In The First Part of Henry the Fourth, we had two and a half couples (Hotspur and Lady Percy, Mortimer and Glendower’s daughter, and Falstaff and Quickly). In The Second Part, we’ve got Hotspur’s mother and father, who exchange only a handful of lines. And that’s it for married couples.
Of course, we also have Falstaff, the admitted serial proposer. And yet it’s not a wife or even a fiancee with whom we see him most. It’s his “whore” (II.iv.), Doll Tearsheet. You’d think that this relationship would purely mercenary (and sure, there are hints of that as he asks, “What stuff wilt have a kirtle of? I shall receive money o’ Thursday” [II.iv.268-269]), but their relationship is surprisingly emotional.
He calls for her, “Sit on my knee, Doll” (II.iv.220). And once she’s there, she chides him for his ways:
when wilt thou leave fighting o' days and foining o' nights, and begin to patch up thine old body for heaven?
She wants him to take better care of himself, even if that means less “foining” at night–and while that has a definition of “stab(bing)” (Oxford English Dictionary Second Edition on CD-ROM [v. 4.0]), a more bawdy connotation is at play as well (thrusting with one’s more phallic blade). When Falstaff responds for her to stop “bid(ing him) remember (his) end” (II.iv.229), she immediately changes the subject to placate him.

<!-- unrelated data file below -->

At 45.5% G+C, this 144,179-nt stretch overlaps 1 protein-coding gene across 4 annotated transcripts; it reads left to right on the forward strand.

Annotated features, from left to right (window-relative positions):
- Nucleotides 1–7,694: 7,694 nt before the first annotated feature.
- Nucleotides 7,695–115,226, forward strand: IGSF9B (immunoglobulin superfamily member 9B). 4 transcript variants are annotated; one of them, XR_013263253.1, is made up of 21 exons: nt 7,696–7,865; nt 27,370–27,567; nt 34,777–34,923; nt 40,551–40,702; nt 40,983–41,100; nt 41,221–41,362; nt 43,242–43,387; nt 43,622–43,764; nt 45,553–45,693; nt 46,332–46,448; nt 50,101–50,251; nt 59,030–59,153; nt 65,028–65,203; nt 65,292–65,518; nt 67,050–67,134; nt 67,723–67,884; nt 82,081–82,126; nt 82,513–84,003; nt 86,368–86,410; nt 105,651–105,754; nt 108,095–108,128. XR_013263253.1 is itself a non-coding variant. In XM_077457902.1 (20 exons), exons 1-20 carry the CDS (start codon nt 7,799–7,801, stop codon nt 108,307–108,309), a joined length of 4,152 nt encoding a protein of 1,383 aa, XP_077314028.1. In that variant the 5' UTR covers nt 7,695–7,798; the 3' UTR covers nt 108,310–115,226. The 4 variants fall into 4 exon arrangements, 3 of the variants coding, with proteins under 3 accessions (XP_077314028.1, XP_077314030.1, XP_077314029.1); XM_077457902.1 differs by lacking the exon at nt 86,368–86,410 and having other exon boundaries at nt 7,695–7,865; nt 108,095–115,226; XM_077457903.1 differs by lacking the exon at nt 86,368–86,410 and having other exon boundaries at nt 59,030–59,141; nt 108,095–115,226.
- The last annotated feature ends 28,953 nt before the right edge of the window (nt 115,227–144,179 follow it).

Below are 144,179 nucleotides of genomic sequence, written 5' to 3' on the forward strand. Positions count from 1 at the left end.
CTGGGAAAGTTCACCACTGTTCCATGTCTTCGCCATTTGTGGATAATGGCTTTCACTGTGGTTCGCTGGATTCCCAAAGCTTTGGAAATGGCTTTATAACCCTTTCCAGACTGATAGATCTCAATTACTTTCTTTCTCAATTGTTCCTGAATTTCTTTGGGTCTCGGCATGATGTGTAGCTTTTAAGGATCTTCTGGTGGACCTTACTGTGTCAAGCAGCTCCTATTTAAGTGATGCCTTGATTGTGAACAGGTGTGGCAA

Falstaff later asks her, “Kiss me, Doll” (II.iv.256), and she “give(s him) flattering busses” (II.iv.263) then, without hesitation, tells him,
By my troth, I kiss thee with a most constant heart.
I am old, I am old.
I love thee better than I love e'er a scurvy young boy of them all.
It’s a sweet moment, and I think only the most cynical would see this as mercenary whore-talk. Falstaff, however, is cynical and he suspects it, saying, “Thou’lt forget me when I am gone” (II.iv.271-272).
He may see it, but it’s hard for the audience to, especially when their good-bye is so poignant:
I cannot speak. If my heart be not ready to burst-- well, sweet Jack, have a care of thyself.
She cannot bear to even speak of her broken heart. It’s a touching good-bye, one to which the old man can add nothing.
This all sounds fine and good and loving, right?
If I were to stop there, I’d agree.
But I’m only stopping for the night… as for tomorrow…